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Mechanical engineering seniors envision improved 3-D printed prosthetics

Thomas Hillman and his team were inspired by his friend’s partial hand amputation to produce a prosthetic prototype without physical limitations. | Courtesy of Thomas Hillman

A motorcycle accident left mechanical engineering senior Thomas Hillman’s best friend with a partial hand amputation. With few durable replacement options available, his career in construction ended.

Thanks to 3-D printing technology, a repurposed Kinect — the motion sensor for Microsoft’s Xbox 360 game console — and guidance from mechanical engineering professor Richard Bannerot, Hillman and his team of mechanical engineering seniors plan to produce a prosthetic prototype without physical limitations.

“It could do things like turn a wrench or swing a hammer,” Hillman said. “But it will also be able to screw in a lightbulb without breaking it.”

Hillman said that, although he started out researching the process of constructing a sturdier prosthetic on his own, he ultimately decided to get help.

Hillman also realized then, he said, that he needed a focus for the capstone project, or the purpose of Bannerot’s course.

The Accreditation Board for Engineering and Technology required that students in accredited engineering programs must complete a capstone experience.

“I saw this as an opportunity to not only get help, but to also enlist some of the brightest students from MECE (mechanical engineering department) that I could find,” Hillman said.

Part of the work he did before proposing the idea to the capstone team, Hillman said, involved making a 3-D scanner out of the Kinect. The repurposed sensor produced the hand that Hillman could then assess.

According to the design proposal, the team aims to produce an affordable and durable prosthetic hand. An added benefit of the 3-D printed design, Hillman said, will be the ability to create custom replacement parts from anywhere.

“Most prosthetics use parts and materials that are delicate and/or expensive to create,” said Lauren Ford, another senior member of the team. “With a more affordable design on the market, it will give people of lower income a chance to have a prosthetic that they won’t have to spend their life savings on.”

Per the design report, a person seeking a functional prosthetic hand would pay between $30,000 and $50,000; for this price, they would still most likely end up with a brittle and weak prosthetic with parts that are difficult to replace.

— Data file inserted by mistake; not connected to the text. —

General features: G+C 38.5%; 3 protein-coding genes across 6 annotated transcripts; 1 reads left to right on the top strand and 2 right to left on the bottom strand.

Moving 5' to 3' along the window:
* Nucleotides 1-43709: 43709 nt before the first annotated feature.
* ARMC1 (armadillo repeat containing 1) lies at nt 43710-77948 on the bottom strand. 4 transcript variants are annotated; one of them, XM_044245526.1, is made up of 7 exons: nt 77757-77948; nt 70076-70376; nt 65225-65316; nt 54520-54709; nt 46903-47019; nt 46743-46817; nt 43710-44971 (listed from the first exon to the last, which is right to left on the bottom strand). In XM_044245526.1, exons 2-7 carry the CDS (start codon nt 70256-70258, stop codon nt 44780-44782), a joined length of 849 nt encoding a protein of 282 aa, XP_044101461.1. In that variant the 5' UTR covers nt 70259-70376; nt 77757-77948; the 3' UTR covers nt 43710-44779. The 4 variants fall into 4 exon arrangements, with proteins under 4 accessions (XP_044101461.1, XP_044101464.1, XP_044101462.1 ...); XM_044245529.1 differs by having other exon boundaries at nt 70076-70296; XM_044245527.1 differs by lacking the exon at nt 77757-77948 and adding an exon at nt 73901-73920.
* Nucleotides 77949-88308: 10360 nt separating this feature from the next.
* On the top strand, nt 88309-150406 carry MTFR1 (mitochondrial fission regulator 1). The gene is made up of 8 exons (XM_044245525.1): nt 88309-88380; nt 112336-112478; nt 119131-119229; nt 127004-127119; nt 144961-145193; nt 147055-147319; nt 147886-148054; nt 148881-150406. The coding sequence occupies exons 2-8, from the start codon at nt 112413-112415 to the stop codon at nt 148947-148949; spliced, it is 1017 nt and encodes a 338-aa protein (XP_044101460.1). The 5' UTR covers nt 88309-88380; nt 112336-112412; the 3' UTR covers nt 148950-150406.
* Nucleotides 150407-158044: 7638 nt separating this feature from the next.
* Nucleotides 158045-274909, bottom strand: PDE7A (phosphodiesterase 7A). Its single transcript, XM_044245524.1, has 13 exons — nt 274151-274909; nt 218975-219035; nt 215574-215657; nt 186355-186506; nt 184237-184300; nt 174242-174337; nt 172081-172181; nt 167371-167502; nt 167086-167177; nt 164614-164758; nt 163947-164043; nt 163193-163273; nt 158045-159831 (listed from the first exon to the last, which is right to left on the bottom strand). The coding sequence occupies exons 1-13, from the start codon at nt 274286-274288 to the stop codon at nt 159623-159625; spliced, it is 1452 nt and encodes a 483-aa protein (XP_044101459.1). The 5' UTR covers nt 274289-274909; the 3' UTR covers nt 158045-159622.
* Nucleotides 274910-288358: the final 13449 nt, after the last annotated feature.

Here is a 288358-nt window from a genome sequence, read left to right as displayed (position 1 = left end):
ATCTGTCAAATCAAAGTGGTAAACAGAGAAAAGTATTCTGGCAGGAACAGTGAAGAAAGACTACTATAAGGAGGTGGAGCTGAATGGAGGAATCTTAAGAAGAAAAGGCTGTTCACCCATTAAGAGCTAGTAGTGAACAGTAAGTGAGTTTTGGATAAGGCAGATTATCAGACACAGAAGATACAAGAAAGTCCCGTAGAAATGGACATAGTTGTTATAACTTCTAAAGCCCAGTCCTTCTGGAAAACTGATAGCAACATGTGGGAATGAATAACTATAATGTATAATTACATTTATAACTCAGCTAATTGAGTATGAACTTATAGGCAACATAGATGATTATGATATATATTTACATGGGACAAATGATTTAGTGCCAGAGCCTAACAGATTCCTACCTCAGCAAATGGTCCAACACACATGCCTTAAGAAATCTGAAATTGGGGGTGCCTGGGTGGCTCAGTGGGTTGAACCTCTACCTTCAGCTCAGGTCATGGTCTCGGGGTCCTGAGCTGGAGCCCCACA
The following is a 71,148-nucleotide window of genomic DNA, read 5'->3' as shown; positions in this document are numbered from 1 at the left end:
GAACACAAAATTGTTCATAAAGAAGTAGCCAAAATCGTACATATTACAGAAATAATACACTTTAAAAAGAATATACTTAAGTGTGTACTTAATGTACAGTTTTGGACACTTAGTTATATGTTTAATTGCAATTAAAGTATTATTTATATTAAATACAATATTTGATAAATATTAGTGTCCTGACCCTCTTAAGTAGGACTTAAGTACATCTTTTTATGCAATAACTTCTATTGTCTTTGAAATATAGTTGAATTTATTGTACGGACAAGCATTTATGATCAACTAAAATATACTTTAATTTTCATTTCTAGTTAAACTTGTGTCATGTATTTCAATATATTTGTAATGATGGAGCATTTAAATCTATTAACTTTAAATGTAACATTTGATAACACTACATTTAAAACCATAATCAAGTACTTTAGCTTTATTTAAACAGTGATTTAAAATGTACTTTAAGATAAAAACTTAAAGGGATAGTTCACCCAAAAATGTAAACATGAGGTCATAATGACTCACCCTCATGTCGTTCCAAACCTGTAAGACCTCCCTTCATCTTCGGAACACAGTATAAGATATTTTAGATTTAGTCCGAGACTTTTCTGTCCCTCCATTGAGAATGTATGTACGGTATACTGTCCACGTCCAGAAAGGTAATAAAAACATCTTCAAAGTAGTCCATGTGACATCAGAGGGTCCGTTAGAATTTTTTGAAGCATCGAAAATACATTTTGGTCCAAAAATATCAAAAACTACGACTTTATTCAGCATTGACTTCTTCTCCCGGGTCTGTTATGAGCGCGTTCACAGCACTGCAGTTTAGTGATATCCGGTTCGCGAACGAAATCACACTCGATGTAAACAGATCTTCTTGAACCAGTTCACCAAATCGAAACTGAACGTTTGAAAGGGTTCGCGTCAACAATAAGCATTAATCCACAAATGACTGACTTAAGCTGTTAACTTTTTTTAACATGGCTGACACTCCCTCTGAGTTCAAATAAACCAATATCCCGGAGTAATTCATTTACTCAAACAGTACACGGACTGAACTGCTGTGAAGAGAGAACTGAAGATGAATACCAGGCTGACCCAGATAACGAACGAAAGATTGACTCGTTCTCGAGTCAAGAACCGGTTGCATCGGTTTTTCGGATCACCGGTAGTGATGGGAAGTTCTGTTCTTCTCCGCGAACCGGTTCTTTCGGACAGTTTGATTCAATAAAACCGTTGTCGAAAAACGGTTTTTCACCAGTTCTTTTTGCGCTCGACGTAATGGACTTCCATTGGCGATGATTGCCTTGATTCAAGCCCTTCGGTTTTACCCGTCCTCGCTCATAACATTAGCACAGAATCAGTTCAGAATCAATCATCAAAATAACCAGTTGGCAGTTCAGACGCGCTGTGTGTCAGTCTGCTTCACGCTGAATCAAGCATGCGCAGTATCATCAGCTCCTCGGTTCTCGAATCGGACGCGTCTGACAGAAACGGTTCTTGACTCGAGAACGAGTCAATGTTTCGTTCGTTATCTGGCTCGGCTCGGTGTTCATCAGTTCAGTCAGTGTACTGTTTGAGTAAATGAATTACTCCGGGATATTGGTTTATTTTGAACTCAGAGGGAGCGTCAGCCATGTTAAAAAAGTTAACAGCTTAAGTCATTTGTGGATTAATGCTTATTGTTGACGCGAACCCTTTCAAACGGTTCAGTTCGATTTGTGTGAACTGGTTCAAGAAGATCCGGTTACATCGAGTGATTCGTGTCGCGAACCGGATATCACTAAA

The prosthetic that the team has designed, based on the report, will match the strength and movement of a human hand. Combined with the ease of part replacement, users of the hand can continue to work in an industrial setting.

“The prosthetic project is one of the most ambitious ME capstone projects undertaken by a single team,” Bannerot said. “The prosthetic project is a great project because it combines many engineering disciplines — mechanics, strength, materials, controls, electronics, human factors, etc. — and, of course, has a humanitarian goal.”

While the team has focused mostly on brainstorming and design this semester, Hillman said they plan to build the prosthetic in the spring.

“Think of the muscles that control your actual fingers. Each joint needs a combination of muscle fibers to contract or relax so that the finger can move,” Ford said. “That is the basis of our movement.”

The team, Ford said, hopes that the creation will be more than just an assignment. He also added that, from the team’s perspective, the project’s setup lets new teams rebuild and improve the design each year.

“(Hillman) found a doctoral research team that is working on creating/refining a method to control a prosthetic with brainwaves,” Ford said. “We would love for them to eventually be able to use our prosthetic to help their research.”

Hillman said that he would like to merge the efforts of the two teams one day.

Although the doctoral team is still in the early stages of their project, Hillman said that a future combination of their work could let the brain control the prosthetic via electroencephalograph, or EEG.

“I know I will not stop working on this. My friend still needs a working finger,” Hillman said. “This has been a great opportunity to push my limits and try something incredible.”

To build and test the prototype, the capstone team will accept funding donations throughout Spring 2017.

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